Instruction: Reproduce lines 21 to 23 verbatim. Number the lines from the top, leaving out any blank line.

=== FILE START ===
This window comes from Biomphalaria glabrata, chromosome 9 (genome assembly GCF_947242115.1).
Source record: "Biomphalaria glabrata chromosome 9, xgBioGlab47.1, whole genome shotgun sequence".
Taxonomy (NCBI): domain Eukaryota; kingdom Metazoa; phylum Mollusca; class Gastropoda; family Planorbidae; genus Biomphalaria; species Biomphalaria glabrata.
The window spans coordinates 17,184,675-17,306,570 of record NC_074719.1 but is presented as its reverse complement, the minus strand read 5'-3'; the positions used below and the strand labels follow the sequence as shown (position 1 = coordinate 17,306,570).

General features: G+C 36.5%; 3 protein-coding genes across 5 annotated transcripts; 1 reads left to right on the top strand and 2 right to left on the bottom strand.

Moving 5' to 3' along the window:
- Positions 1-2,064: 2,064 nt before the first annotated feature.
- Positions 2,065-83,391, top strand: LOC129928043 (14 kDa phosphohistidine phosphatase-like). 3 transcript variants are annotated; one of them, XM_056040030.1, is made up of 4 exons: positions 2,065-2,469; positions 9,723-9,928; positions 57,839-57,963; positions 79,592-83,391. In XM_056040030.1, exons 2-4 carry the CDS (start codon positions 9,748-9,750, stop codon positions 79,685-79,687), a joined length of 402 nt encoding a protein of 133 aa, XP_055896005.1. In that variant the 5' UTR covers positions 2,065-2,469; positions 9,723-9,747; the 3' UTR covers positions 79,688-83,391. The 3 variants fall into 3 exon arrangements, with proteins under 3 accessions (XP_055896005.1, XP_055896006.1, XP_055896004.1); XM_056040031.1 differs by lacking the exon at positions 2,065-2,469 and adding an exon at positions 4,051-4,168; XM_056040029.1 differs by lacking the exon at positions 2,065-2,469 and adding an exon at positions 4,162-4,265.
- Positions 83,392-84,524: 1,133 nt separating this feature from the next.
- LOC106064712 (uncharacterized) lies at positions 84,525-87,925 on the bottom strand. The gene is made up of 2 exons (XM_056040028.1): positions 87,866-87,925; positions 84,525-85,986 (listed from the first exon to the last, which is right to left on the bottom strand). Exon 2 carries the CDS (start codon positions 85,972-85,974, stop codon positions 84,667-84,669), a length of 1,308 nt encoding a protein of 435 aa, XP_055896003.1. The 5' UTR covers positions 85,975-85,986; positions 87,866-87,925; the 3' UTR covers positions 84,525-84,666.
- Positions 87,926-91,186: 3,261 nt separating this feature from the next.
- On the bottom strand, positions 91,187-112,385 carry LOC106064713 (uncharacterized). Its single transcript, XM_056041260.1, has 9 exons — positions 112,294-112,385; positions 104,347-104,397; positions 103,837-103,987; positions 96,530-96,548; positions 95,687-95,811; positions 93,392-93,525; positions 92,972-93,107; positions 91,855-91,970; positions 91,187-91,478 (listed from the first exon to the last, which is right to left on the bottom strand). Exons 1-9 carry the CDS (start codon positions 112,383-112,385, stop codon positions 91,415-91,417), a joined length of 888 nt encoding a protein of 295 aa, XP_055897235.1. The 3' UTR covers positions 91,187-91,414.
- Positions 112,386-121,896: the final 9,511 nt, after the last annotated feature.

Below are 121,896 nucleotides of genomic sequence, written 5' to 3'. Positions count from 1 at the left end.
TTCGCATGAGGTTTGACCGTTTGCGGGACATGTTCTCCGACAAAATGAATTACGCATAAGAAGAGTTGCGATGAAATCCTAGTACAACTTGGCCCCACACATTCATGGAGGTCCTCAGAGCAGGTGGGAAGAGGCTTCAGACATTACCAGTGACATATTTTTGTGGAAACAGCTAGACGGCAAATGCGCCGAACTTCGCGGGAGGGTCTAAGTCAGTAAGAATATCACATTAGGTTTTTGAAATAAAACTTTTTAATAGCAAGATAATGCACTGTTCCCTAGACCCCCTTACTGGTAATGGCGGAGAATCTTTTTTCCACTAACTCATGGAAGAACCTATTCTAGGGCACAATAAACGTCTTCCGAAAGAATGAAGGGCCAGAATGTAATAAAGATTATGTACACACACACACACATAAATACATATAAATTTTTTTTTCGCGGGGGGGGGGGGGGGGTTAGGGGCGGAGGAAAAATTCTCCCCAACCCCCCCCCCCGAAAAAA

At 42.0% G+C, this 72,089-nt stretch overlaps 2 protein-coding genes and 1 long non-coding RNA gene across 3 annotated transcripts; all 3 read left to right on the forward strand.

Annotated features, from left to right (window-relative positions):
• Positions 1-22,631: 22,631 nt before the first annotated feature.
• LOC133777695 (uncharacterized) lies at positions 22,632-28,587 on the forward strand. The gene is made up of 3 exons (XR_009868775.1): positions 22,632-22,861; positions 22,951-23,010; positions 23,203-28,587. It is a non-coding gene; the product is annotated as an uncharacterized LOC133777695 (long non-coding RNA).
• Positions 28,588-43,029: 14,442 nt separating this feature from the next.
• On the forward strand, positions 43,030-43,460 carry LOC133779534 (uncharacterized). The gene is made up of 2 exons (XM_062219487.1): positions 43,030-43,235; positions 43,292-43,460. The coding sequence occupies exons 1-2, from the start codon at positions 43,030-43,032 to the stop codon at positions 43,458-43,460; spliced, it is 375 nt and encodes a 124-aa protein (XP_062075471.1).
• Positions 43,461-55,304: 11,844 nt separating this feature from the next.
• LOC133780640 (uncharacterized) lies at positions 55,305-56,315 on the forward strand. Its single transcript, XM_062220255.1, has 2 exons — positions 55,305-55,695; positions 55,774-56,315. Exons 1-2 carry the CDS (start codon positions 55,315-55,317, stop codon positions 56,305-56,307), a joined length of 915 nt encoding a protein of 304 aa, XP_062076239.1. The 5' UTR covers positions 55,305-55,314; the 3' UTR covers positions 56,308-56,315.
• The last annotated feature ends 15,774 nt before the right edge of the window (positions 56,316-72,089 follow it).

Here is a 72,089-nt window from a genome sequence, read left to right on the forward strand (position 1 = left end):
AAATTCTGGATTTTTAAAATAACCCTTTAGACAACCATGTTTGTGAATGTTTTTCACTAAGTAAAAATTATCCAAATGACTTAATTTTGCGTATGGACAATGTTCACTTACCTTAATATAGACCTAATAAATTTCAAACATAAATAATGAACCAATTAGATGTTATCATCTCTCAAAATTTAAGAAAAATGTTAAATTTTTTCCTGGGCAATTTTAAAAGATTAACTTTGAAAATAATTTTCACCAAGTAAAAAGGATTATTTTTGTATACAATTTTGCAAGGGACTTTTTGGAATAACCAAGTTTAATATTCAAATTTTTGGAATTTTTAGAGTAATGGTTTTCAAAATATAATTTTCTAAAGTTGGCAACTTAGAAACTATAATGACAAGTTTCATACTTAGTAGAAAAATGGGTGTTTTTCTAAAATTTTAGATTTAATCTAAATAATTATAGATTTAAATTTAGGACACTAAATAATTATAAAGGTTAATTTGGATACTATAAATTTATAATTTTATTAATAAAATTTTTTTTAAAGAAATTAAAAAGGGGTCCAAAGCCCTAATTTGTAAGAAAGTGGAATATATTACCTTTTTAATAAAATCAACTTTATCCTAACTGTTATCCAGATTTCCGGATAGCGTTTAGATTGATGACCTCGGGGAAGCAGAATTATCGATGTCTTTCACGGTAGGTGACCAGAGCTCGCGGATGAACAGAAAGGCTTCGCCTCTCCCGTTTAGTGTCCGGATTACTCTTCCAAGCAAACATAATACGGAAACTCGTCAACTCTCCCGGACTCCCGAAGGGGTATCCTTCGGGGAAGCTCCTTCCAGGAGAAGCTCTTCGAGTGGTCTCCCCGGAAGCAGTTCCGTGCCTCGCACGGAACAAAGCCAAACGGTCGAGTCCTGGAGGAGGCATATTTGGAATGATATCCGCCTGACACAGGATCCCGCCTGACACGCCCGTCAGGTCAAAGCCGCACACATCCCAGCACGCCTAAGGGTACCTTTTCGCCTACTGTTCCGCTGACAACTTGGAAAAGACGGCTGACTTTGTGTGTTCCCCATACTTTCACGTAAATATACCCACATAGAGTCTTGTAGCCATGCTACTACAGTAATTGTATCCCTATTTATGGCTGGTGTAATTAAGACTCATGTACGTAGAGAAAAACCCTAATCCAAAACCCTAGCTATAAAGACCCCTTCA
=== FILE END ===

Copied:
• On the forward strand, positions 43,030-43,460 carry LOC133779534 (uncharacterized). The gene is made up of 2 exons (XM_062219487.1): positions 43,030-43,235; positions 43,292-43,460. The coding sequence occupies exons 1-2, from the start codon at positions 43,030-43,032 to the stop codon at positions 43,458-43,460; spliced, it is 375 nt and encodes a 124-aa protein (XP_062075471.1).
• Positions 43,461-55,304: 11,844 nt separating this feature from the next.
• LOC133780640 (uncharacterized) lies at positions 55,305-56,315 on the forward strand. Its single transcript, XM_062220255.1, has 2 exons — positions 55,305-55,695; positions 55,774-56,315. Exons 1-2 carry the CDS (start codon positions 55,315-55,317, stop codon positions 56,305-56,307), a joined length of 915 nt encoding a protein of 304 aa, XP_062076239.1. The 5' UTR covers positions 55,305-55,314; the 3' UTR covers positions 56,308-56,315.